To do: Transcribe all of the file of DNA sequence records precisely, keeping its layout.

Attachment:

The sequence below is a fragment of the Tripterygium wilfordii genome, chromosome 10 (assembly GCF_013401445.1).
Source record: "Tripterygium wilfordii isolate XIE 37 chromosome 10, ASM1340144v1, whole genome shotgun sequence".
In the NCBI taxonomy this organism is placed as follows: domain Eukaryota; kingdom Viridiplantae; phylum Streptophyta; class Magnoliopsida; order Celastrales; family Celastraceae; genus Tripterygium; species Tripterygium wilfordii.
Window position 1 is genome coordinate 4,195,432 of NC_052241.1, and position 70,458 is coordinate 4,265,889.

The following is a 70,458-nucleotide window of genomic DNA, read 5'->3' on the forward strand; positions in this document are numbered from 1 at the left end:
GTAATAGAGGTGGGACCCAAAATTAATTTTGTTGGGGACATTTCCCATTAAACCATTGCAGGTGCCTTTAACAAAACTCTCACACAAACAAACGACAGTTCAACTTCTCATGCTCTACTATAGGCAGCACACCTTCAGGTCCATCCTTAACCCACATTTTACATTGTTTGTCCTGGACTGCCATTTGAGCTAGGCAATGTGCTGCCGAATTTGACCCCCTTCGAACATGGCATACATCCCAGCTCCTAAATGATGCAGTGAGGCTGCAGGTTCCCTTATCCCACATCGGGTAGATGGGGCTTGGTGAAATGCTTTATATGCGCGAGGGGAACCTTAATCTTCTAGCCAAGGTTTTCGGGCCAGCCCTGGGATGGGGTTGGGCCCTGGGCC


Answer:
The sequence below is a fragment of the Tripterygium wilfordii genome, chromosome 10 (assembly GCF_013401445.1).
Source record: "Tripterygium wilfordii isolate XIE 37 chromosome 10, ASM1340144v1, whole genome shotgun sequence".
In the NCBI taxonomy this organism is placed as follows: domain Eukaryota; kingdom Viridiplantae; phylum Streptophyta; class Magnoliopsida; order Celastrales; family Celastraceae; genus Tripterygium; species Tripterygium wilfordii.
Window position 1 is genome coordinate 4,195,432 of NC_052241.1, and position 70,458 is coordinate 4,265,889.

The following is a 70,458-nucleotide window of genomic DNA, read 5'->3' on the forward strand; positions in this document are numbered from 1 at the left end:
GTAATAGAGGTGGGACCCAAAATTAATTTTGTTGGGGACATTTCCCATTAAACCATTGCAGGTGCCTTTAACAAAACTCTCACACAAACAAACGACAGTTCAACTTCTCATGCTCTACTATAGGCAGCACACCTTCAGGTCCATCCTTAACCCACATTTTACATTGTTTGTCCTGGACTGCCATTTGAGCTAGGCAATGTGCTGCCGAATTTGACCCCCTTCGAACATGGCATACATCCCAGCTCCTAAATGATGCAGTGAGGCTGCAGGTTCCCTTATCCCACATCGGGTAGATGGGGCTTGGTGAAATGCTTTATATGCGCGAGGGGAACCTTAATCTTCTAGCCAAGGTTTTCGGGCCAGCCCTGGGATGGGGTTGGGCCCTGGGCC